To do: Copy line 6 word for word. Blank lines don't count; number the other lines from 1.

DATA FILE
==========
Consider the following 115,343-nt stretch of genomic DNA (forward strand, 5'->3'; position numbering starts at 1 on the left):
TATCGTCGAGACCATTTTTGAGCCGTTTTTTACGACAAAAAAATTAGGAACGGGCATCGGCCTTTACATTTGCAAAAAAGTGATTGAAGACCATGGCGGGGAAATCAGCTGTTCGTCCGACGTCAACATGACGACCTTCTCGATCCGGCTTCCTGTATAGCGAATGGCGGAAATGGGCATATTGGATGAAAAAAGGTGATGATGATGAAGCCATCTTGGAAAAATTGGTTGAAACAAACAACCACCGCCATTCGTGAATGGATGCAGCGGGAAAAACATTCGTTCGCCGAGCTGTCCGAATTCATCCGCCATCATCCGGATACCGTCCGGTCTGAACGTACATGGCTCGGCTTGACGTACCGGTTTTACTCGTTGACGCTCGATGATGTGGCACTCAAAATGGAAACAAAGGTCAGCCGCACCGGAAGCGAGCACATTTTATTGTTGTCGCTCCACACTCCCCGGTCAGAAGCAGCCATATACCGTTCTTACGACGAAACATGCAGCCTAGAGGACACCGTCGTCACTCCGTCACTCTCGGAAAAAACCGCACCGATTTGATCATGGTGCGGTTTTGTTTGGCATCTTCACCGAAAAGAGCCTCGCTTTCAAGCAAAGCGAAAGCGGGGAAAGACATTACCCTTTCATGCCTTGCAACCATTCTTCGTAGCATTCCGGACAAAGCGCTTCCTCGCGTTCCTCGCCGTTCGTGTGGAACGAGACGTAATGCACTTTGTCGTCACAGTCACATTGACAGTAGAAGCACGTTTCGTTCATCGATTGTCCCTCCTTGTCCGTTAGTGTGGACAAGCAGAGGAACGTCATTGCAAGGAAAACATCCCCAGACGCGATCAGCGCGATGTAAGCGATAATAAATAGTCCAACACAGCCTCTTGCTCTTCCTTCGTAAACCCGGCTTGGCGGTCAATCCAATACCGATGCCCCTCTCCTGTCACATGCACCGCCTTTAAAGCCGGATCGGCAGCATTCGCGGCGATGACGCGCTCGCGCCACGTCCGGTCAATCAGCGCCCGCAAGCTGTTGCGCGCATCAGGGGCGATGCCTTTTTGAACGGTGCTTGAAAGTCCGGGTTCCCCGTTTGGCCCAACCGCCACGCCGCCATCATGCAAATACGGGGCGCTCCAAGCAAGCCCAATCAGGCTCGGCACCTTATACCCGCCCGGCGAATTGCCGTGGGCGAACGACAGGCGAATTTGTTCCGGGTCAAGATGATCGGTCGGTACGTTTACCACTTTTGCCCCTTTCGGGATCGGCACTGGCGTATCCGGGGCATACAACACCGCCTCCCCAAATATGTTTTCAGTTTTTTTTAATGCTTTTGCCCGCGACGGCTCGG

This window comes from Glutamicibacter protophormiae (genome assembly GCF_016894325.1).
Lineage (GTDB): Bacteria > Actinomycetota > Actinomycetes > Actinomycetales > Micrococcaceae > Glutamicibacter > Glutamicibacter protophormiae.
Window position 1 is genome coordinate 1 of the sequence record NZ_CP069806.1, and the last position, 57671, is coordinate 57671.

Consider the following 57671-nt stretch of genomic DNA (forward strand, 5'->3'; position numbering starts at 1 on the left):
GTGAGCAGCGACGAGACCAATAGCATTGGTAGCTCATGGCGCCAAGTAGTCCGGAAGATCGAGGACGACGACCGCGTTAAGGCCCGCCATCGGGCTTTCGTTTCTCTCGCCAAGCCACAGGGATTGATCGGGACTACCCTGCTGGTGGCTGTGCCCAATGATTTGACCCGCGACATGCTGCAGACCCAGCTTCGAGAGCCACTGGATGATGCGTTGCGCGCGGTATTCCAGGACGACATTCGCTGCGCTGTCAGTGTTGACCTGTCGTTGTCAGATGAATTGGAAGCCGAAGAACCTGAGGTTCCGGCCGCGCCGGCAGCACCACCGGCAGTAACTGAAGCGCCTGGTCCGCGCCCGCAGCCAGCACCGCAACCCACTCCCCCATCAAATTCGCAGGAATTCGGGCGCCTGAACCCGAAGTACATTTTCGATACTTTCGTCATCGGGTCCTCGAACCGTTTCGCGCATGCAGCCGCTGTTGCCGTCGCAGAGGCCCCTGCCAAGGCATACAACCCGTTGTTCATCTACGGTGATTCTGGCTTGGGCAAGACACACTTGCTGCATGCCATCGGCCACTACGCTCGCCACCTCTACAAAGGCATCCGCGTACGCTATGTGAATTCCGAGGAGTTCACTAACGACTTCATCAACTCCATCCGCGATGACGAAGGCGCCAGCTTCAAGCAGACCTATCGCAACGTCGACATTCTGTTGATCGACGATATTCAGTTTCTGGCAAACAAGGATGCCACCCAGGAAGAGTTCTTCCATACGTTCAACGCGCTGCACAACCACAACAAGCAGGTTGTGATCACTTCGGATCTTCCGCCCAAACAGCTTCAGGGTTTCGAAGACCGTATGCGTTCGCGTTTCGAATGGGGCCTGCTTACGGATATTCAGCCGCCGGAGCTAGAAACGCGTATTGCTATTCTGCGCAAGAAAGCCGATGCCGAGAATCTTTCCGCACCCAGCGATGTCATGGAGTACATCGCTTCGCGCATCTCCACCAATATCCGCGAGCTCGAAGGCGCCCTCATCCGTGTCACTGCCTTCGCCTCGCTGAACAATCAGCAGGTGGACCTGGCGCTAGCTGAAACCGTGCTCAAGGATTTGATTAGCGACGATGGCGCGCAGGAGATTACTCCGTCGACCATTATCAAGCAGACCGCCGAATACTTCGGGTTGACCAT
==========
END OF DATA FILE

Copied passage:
Consider the following 57671-nt stretch of genomic DNA (forward strand, 5'->3'; position numbering starts at 1 on the left):